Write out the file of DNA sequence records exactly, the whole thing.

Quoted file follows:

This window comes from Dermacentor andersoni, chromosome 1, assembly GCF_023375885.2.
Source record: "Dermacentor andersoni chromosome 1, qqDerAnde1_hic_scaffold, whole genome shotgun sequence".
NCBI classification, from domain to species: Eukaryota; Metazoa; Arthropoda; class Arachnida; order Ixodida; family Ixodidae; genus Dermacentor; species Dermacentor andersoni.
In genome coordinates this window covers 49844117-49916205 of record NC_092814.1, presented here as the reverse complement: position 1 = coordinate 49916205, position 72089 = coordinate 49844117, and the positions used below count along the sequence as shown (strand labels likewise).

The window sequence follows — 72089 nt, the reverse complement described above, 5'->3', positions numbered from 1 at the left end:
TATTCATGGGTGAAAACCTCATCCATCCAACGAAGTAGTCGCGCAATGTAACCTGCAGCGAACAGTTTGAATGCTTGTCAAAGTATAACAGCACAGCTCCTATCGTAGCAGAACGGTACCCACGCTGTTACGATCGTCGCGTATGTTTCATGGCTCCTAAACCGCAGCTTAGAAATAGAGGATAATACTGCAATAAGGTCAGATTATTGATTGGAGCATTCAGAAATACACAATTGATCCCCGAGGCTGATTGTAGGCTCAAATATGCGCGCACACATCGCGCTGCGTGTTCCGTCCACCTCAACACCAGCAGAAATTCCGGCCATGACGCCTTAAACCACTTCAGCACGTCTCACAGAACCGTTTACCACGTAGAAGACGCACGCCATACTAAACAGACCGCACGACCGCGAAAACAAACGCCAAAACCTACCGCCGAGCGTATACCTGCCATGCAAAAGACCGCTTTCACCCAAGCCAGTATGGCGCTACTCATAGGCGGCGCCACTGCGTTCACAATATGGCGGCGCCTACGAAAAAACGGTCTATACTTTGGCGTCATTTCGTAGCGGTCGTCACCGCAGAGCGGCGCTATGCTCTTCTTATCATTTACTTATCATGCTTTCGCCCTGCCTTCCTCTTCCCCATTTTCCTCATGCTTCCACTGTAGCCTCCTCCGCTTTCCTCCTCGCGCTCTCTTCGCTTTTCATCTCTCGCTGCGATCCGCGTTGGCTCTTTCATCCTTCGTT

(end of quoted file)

This window comes from Dermacentor andersoni, chromosome 1, assembly GCF_023375885.2.
Source record: "Dermacentor andersoni chromosome 1, qqDerAnde1_hic_scaffold, whole genome shotgun sequence".
NCBI classification, from domain to species: Eukaryota; Metazoa; Arthropoda; class Arachnida; order Ixodida; family Ixodidae; genus Dermacentor; species Dermacentor andersoni.
In genome coordinates this window covers 49844117-49916205 of record NC_092814.1, presented here as the reverse complement: position 1 = coordinate 49916205, position 72089 = coordinate 49844117, and the positions used below count along the sequence as shown (strand labels likewise).

The window sequence follows — 72089 nt, the reverse complement described above, 5'->3', positions numbered from 1 at the left end:
TATTCATGGGTGAAAACCTCATCCATCCAACGAAGTAGTCGCGCAATGTAACCTGCAGCGAACAGTTTGAATGCTTGTCAAAGTATAACAGCACAGCTCCTATCGTAGCAGAACGGTACCCACGCTGTTACGATCGTCGCGTATGTTTCATGGCTCCTAAACCGCAGCTTAGAAATAGAGGATAATACTGCAATAAGGTCAGATTATTGATTGGAGCATTCAGAAATACACAATTGATCCCCGAGGCTGATTGTAGGCTCAAATATGCGCGCACACATCGCGCTGCGTGTTCCGTCCACCTCAACACCAGCAGAAATTCCGGCCATGACGCCTTAAACCACTTCAGCACGTCTCACAGAACCGTTTACCACGTAGAAGACGCACGCCATACTAAACAGACCGCACGACCGCGAAAACAAACGCCAAAACCTACCGCCGAGCGTATACCTGCCATGCAAAAGACCGCTTTCACCCAAGCCAGTATGGCGCTACTCATAGGCGGCGCCACTGCGTTCACAATATGGCGGCGCCTACGAAAAAACGGTCTATACTTTGGCGTCATTTCGTAGCGGTCGTCACCGCAGAGCGGCGCTATGCTCTTCTTATCATTTACTTATCATGCTTTCGCCCTGCCTTCCTCTTCCCCATTTTCCTCATGCTTCCACTGTAGCCTCCTCCGCTTTCCTCCTCGCGCTCTCTTCGCTTTTCATCTCTCGCTGCGATCCGCGTTGGCTCTTTCATCCTTCGTT